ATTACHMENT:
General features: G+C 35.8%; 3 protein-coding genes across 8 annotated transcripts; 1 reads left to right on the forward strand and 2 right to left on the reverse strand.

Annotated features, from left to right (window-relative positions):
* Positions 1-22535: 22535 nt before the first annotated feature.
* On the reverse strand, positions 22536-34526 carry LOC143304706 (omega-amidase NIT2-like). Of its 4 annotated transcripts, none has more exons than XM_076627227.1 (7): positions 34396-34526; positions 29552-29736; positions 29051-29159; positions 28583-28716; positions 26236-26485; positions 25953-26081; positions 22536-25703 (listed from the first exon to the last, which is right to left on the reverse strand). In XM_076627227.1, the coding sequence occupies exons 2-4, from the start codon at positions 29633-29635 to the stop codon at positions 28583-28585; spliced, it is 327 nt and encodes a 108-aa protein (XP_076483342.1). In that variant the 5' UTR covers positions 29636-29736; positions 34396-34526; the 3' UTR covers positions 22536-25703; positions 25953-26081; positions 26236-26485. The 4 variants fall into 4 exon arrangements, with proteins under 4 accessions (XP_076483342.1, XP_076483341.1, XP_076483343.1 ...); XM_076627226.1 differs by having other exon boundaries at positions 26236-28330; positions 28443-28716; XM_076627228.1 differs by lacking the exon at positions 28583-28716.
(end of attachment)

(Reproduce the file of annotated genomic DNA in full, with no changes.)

General features: G+C 35.8%; 3 protein-coding genes across 8 annotated transcripts; 1 reads left to right on the forward strand and 2 right to left on the reverse strand.

Annotated features, from left to right (window-relative positions):
* Positions 1-22535: 22535 nt before the first annotated feature.
* On the reverse strand, positions 22536-34526 carry LOC143304706 (omega-amidase NIT2-like). Of its 4 annotated transcripts, none has more exons than XM_076627227.1 (7): positions 34396-34526; positions 29552-29736; positions 29051-29159; positions 28583-28716; positions 26236-26485; positions 25953-26081; positions 22536-25703 (listed from the first exon to the last, which is right to left on the reverse strand). In XM_076627227.1, the coding sequence occupies exons 2-4, from the start codon at positions 29633-29635 to the stop codon at positions 28583-28585; spliced, it is 327 nt and encodes a 108-aa protein (XP_076483342.1). In that variant the 5' UTR covers positions 29636-29736; positions 34396-34526; the 3' UTR covers positions 22536-25703; positions 25953-26081; positions 26236-26485. The 4 variants fall into 4 exon arrangements, with proteins under 4 accessions (XP_076483342.1, XP_076483341.1, XP_076483343.1 ...); XM_076627226.1 differs by having other exon boundaries at positions 26236-28330; positions 28443-28716; XM_076627228.1 differs by lacking the exon at positions 28583-28716.